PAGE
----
Carlsberg widget reaches parts it shouldn't

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The Independent Online
The piece of plastic inserted in more than a million cans of beer to improve the taste was probably not the best widget in the world, the brewers Carlsberg-Tetley admitted yesterday.

The wondrous widget has been one of the great brewing discoveries of the century, giving the canned drink a head and a taste not unlike draught ale.

But yesterday, Carlsberg- Tetley had to start withdrawing the cans from pubs, restaurants, supermarkets and off-licences after a drinker swallowed a square centimetre of widget which had sheared off.

Although the man, who lives in the London area, did not need hospital treatment the brewery company decided to take no chances and recalled cans of Tetley Bitter, Tetley Mild, Tetley Imperial, Ansells Mild, Ansells Bitter and Golden Oak. Cans should be returned to where they were bought for a refund.

Linda Bain, the company's communications manager, said: "We have identified the problem as a fault in the packaging process which is leading to a very small number of cans containing a piece of plastic widget. We estimate it will affect about one in a million cans, but even one in a million is enough for a total recall."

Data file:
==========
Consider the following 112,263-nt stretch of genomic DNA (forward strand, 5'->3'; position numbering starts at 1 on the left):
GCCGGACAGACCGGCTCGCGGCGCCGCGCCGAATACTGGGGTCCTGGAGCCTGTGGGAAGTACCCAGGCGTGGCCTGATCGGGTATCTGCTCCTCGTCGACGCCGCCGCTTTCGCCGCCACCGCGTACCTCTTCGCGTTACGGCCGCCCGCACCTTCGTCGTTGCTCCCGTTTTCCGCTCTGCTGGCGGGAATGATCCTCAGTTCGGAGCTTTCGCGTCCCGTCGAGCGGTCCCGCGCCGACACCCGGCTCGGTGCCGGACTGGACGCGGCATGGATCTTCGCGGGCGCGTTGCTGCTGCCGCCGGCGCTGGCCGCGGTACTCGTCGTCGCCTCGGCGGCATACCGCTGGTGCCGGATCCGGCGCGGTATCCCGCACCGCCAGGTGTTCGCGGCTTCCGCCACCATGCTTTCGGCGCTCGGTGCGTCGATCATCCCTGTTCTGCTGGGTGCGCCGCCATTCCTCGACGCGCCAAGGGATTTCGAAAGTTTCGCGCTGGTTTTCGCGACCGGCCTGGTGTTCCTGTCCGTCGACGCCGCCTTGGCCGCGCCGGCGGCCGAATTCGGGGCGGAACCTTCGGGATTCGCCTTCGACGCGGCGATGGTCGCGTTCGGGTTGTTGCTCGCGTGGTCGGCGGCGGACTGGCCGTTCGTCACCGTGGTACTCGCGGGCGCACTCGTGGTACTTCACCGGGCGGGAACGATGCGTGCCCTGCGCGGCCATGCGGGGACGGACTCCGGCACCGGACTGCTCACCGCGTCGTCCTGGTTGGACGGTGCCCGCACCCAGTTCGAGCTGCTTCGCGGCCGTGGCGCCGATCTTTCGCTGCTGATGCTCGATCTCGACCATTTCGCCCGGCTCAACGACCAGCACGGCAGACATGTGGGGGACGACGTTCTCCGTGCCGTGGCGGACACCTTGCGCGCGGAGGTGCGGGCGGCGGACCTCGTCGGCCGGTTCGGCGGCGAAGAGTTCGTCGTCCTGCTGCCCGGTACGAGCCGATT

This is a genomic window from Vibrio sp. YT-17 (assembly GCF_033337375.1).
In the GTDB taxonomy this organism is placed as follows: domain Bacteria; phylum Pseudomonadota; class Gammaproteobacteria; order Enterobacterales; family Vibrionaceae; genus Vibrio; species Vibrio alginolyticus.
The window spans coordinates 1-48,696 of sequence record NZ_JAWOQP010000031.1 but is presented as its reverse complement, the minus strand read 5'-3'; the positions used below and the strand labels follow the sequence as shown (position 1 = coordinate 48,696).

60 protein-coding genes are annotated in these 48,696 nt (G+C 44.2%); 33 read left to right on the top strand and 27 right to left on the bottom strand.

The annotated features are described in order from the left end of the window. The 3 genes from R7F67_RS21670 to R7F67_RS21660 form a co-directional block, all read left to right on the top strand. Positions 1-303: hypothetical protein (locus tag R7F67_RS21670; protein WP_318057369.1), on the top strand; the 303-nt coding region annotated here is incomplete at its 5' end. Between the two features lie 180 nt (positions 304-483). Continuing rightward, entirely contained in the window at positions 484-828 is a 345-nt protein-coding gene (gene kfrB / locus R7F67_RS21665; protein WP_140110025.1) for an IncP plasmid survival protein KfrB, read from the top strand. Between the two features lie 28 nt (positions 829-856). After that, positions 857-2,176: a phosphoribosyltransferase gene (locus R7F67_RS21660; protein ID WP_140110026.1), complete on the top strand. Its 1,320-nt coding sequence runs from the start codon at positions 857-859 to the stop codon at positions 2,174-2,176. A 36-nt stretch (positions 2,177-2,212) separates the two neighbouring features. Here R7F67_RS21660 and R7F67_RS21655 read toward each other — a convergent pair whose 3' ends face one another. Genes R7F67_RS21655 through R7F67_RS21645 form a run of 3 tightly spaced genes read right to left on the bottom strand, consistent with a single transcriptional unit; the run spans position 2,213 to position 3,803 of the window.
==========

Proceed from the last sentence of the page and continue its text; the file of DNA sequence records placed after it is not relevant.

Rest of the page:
Canning of these beers will stop while Carlsberg-Tetley, a merger of the famous Danish lager company and Allied Breweries from Britain, works out what went wrong with its widget.

This may cost it dear in the widget wars which have raged in the British drinks market since 1989 when Guinness first introduced the small plastic device which releases nitrogen into the beer when the can is opened. Although a few purists still curled their lips, most drinkers took to the widget, defined in the dictionary as "any small mechanism or device, the name of which is unknown or temporarily forgotten", and sales of cans fitted with them soared by 60 per cent to pounds 125m last year.

Rival brewers could be forgiven for quietly toasting their temporary advantage in a fiercely competitive market last night in anticipation of a better head on their company profits.

Marketing disasters, page 17